- Join RAM as a volunteer – send an e-mail to karen @ karenhawes.com for further details, or go to
If you want to work on the skills necessary for this type of skydiving mission, there will be a “RAM Camp” training program offered in mid-March at Skydive Arizona, prior to the Guyana mission from March 16 - 19, to hone or develop your skills in:
- Spotting, exiting and landing in unfamiliar areas
- Cargo-bail preparations and air drops
- Basic field-medical skills, stitching open-wounds, making traction splints
- Basic camping and navigation skills
- Other survival tips and tricks to know, plus pitfalls to avoid
Prospective volunteers, who complete this course and display the necessary skill level required, will be selected over volunteers who do not. For more information about the RAM Camp, go to http://www.karenhawes.com/ram/RAM-Camp.htm
This course will be taught by three RAM volunteers, with years of experience in the areas of skills being taught:
- Rene Steinhauer – Medical Aid in Remote Areas
- Bryan Burke – Cargo/Spotting/Airdrops and Navigation
- Karen Hawes – Travel Tips (for men and women) and Gadgets in the Wild
RAM Camp Instructors
All three trainers will cover their own areas of expertise, and survival skills training, based on actual in-field experience; with personal experiences ranging from domestic and international relief efforts, everyone has something to learn in this course.
Here’s a brief background of each instructor:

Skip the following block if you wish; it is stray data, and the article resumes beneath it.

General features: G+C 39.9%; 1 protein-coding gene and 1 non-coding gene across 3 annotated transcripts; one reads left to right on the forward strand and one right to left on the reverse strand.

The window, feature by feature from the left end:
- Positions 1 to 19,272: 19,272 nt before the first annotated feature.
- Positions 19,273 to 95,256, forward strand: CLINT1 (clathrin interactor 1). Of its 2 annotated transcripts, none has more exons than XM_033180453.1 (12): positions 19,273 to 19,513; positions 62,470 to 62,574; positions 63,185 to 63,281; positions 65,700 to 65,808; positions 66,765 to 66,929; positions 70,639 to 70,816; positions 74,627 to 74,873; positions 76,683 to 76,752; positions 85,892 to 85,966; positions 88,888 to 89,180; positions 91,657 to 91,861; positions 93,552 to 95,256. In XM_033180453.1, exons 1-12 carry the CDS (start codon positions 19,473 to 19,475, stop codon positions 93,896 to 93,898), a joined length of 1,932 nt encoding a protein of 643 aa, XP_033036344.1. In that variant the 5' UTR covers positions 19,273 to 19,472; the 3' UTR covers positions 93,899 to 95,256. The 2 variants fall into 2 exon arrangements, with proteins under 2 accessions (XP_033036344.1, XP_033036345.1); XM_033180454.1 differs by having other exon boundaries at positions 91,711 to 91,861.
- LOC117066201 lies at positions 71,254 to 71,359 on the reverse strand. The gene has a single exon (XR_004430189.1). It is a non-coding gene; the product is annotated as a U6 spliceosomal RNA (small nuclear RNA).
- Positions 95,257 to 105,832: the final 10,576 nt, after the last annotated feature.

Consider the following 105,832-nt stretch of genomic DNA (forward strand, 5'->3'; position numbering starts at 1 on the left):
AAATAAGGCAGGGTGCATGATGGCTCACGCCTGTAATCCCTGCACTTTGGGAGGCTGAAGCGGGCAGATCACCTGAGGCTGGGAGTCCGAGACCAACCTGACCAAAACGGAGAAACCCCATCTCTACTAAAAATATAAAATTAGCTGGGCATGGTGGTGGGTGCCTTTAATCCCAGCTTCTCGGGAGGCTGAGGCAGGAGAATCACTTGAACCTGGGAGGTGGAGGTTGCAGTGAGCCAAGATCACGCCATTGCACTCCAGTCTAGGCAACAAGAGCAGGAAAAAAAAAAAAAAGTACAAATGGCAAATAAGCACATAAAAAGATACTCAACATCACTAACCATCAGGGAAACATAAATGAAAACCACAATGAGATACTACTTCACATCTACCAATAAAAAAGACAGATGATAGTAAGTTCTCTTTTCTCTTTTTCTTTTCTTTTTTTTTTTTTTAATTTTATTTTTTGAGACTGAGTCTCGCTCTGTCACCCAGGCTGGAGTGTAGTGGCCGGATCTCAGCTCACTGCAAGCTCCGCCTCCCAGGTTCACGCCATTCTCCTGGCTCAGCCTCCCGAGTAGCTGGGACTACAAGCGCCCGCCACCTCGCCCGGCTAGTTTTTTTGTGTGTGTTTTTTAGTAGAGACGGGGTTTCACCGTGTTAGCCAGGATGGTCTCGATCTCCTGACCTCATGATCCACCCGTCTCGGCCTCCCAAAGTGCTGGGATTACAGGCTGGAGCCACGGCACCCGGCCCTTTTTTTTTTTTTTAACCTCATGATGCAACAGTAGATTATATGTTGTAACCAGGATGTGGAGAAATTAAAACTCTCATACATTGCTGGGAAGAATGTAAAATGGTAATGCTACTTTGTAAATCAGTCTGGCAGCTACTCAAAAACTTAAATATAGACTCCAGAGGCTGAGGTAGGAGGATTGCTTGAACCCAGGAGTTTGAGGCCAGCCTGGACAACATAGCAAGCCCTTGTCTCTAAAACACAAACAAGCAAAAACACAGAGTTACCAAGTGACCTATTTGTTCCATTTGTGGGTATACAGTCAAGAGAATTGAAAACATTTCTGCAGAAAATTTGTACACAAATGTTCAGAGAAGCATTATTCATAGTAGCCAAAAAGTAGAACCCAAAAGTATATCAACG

Rene Steinhauer RN, CFRN, EMT-P – Rene is a currently working as a flight nurse in Antarctica till February 2006. He has worked on humanitarian projects around the world and has also worked as a combat medic on the front lines in Iraq. He has trained civilian and military personnel in remote and combat medicine for years. He is also one of the founding members of RAM Airborne.
Bryan Burke – Safety and Training Advisor at Skydive Arizona, with two decades in the sport and 3,200 jumps. Although he is known in the sport as the organizer of numerous boogies and competitions, he also has considerable experience with parachute testing, skydiving for the entertainment industry, and other applications that require precise airborne delivery. Most of his off-DZ time is spent kayaking, backpacking, or rafting in remote wilderness areas.
Karen Hawes – A Systems Engineer at Lockheed Martin, with 500 jumps on 6 continents in 12 countries and at over 100 dropzones, she has been a RAM volunteer since 2004. She is the current RAM Airborne recruiter, with three missions to: Guyana (airstrip repair), Sumatra (tsunami relief), and Tennessee (first RAM airdrop mission). A fourth RAM mission to New Orleans is scheduled, for the second week in February 2006. She is also working on configuring solar power sources for hand-held electronic devices, to be used on remote-area missions.
For More Information and to Sign-Up
For more information on the mission in March and the RAM Camp, go to:http://www.karenhawes.com/ram/RAM-Mission-FAQ.htm
Come One, Come All!
If someone you know is interested, but not a skydiver, then now is the time to begin training and cap it off with one of the RAM Camps, to be ready for future missions. If you already have the skydiving skills, you can take advantage of this unique opportunity to add “Humanitarian” to your list of skills and world experiences.
Find out more about RAM at www.ramusa.org and join the adventure!